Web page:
11 Sep 2000 02:18:50 -0400

Related articles |
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Seprerating algorithms from implementations (long) TSharp@Serif.com (Toby Sharp) (2000-08-27) |

Re: Separating algorithms from implementations (long) dara_gallagher@my-deja.com (Dara Gallagher) (2000-09-09) |

Sv: Separating algorithms from implementations (long) anitac@heaven.dk (Anita Christensen & Jacob Andresen) (2000-09-11) |

From: | "Anita Christensen & Jacob Andresen" <anitac@heaven.dk> |

Newsgroups: | comp.graphics.algorithms,comp.compilers,comp.dsp |

Date: | 11 Sep 2000 02:18:50 -0400 |

Organization: | CyberCity Internet |

References: | 00-08-124 00-09-072 |

Keywords: | design, functional |

*> Toby Sharp <TSharp@Serif.com> wrote:*

*> > We might be able to solve this problem if there were some way to*

*> > describe algorithms apart from their implementations.*

*>*

*> I think functional and logical languages come closest in this*

*> regard. Unfortunately there are some disadvantages; space and time*

*> complexity is very difficult to calculate for functional programs.*

*> (This crops up on comp.lang.functional frequently.)*

*>*

*> Also, I remember hearing (from at least 10 years ago) claims to the*

*> effect that the high-level and abstract nature of modern functional*

*> programming languages (i.e. after ML) would allow compilers to*

*> perform highly extensive optimization which would be impossible*

*> with imperative languages. Unfortunately these "wonder compilers"*

*> still haven't appeared.*

If we are going to draw ML into this discussion, we should also

consider some of its benefits. I understand it is used as a

introductory language on many colleges around the world by now -- and

with good reason. It is one of the most clearcut and concise languages

I have come across. At first I also thought that this must be the

ultimate language to use to describe your algorithms in (ie

prototyping) before going ahead and coding them in a system specific

language.

As a prototyping language it is quite functional for your

mathematical needs as it tends to resemble mathematical functions. By

some hacking it is also possible to use it with OpenGL:

http://www.dina.kvl.dk/~sestoft/mosml.html

http://www.home.gil.com.au/~mthomas//

I am not going to participate in the academic discussions on what an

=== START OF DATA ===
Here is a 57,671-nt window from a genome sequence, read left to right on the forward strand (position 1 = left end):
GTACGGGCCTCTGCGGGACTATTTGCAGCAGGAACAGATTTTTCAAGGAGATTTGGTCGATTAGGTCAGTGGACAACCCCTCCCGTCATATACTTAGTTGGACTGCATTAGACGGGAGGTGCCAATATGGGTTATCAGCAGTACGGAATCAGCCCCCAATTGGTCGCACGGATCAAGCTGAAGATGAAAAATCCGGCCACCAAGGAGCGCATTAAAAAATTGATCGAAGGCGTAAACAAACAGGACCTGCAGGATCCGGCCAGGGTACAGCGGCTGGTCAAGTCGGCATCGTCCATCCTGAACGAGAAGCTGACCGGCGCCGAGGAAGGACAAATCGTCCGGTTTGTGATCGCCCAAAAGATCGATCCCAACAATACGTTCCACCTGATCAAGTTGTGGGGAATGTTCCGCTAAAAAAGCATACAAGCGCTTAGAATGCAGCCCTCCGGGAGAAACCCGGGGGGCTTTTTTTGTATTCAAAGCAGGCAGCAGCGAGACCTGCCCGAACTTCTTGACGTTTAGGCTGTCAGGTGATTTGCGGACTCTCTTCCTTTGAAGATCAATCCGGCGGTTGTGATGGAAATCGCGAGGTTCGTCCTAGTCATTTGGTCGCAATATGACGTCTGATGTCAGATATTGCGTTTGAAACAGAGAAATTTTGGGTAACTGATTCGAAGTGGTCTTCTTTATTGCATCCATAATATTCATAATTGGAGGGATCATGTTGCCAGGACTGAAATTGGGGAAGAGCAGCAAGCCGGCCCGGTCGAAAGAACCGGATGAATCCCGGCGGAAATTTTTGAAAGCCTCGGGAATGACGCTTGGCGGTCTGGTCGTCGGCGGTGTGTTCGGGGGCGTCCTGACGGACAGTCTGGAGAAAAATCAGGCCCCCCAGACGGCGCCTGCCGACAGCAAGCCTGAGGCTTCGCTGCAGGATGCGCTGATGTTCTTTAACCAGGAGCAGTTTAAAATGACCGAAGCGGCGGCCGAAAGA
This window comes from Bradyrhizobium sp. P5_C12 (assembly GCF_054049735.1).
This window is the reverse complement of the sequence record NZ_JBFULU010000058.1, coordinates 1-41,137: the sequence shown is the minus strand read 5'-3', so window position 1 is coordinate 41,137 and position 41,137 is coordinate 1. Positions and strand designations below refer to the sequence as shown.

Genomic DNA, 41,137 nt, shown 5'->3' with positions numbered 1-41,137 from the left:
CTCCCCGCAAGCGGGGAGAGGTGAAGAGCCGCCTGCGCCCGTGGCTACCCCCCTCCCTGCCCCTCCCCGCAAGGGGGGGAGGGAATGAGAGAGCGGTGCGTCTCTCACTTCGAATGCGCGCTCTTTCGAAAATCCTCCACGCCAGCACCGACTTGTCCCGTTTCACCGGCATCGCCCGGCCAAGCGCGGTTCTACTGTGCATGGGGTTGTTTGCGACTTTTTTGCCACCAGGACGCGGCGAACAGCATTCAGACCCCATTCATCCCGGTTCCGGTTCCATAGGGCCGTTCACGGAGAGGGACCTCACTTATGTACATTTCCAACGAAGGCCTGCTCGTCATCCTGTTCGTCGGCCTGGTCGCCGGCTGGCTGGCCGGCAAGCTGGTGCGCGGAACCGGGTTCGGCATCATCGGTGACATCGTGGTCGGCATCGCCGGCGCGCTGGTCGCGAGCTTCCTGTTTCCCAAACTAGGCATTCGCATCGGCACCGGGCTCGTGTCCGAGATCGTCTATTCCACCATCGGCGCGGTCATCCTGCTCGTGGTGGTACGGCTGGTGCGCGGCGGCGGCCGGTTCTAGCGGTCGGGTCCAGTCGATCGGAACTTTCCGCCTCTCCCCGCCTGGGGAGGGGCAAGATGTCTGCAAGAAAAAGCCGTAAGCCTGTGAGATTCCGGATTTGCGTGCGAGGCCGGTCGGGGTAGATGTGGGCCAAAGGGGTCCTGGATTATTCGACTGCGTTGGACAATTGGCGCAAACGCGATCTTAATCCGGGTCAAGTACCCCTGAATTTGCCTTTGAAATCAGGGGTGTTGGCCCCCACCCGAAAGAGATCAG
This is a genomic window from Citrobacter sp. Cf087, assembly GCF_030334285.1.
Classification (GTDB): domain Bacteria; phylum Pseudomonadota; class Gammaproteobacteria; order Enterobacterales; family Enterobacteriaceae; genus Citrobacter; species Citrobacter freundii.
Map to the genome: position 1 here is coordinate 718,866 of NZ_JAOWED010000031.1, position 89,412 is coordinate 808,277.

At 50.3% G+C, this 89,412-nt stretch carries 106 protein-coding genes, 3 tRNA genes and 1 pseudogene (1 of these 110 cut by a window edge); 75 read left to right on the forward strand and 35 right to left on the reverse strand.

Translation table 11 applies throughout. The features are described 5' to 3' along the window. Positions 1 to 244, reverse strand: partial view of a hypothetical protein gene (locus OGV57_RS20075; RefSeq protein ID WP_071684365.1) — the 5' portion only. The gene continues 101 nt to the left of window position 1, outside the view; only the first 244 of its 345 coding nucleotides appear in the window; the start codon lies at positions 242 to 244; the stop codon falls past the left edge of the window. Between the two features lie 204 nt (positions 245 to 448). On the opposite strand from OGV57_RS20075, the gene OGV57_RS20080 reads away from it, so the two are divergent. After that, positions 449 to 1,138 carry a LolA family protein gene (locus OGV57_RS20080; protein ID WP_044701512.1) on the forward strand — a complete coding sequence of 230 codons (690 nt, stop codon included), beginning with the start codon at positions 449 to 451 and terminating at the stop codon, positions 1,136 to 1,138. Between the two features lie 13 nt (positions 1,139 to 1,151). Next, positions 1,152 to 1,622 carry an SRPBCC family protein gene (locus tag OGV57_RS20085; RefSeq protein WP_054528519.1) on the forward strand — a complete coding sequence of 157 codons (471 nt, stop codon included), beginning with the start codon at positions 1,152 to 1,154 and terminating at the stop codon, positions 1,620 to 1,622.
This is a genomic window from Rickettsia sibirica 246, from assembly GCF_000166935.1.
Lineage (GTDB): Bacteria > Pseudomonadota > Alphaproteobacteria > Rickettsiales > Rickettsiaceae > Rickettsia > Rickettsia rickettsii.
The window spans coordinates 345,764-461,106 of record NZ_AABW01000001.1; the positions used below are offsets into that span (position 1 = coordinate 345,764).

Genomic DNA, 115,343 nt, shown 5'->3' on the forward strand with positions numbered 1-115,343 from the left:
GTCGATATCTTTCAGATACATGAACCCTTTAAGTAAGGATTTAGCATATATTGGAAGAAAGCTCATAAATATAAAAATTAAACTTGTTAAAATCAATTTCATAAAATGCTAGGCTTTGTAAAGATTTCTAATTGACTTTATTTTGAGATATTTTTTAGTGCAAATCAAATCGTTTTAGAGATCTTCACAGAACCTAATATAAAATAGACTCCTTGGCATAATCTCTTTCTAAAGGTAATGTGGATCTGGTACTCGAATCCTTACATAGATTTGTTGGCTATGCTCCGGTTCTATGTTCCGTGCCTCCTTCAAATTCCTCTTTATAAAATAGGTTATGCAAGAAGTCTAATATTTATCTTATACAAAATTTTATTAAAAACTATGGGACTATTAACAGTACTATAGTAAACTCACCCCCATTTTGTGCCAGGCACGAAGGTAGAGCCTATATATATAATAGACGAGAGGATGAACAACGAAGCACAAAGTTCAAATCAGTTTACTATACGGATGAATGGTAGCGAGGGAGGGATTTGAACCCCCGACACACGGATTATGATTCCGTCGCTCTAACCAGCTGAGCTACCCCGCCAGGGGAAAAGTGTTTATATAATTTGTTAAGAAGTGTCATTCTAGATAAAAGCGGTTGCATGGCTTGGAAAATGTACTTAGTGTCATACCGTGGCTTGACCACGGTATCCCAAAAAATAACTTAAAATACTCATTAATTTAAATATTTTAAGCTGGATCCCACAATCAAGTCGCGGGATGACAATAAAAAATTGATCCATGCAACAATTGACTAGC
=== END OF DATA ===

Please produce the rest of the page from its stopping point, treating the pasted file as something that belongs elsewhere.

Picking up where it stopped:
algorithm is, but if you have a specific programming problem and you

want to describe in a implementation-independent manner, you often

need to seek to imitate the way the problem itself is described. If

our field were psychology and we were seeking to implement algorithms

relevant to that field of study we would use natural language to

describe them. But as our field is computer graphics we tend to

describe problems in mathematical equations or theorems founded on a

mathematical basis. This is why a language for describing algorithms

in computer graphics should resemble a mathematical description as

much as possible.

This is why ML in theory should be good for a 'description language'

(hmm.. did I coin a term there?) .. but only in theory.. because an

implementation would be so much different from the description by the

time/space constraints of a functional language. Żou could argue that

using a functional language is good for understanding and for

clarification of an algorithm - but my point is that when an

implementation demands speed and is constrained to the available

hardware implementation you better 'stick to reality' and take a

practical approach.

My experience tells me that developing an initial sketch of the algorithm

in C/C++ gets you ahead further than an effort to describe the algorithm in

pseudo-code first. Even though that it might be longer than the pseudocode

it eliminates doubts that occur later in the process. For instance you could

do:

int Place(Vertex& p){

Matrix RotateaboutX= ( .., ..., ..., ... 16 floats);

Vertex out=RotateaboutX*p;

*};*

..where we have

Matrix operator*(const Matrix& LHS, const Vertex& RHS){ ... }

..and in the process assume that the class Matrix and Vertex already

are implemented an Vertex resemple a vector. By using overloaded

operators you also make the code look like its problem description in

mathematics (in this case '*' is matrix multiplication). This could be

a practical way to hide the implementation from description by using

OOP methods and some simple assumptions (in some cases you may even

have the assumed code lying around somewhere).

By doing this you also gain the benefits from at functional language

(here I think about the clarity.) From my point of view, an algorithm

is first implemented when you come around considering how the results

actually are stored inside the computer. Here OOP steps in again with

a helping hand, by giving os the standard library, thus letting us

concentrate on the algorithms themselves. Usage of STL also leads us

to the simplicity of SML.

summary:

Usage of overloaded operators and the standard library makes the

pseudocode/prototype look more like the mathematical description (thus

eliminating the need for prototyping in ML)

greetz,

J

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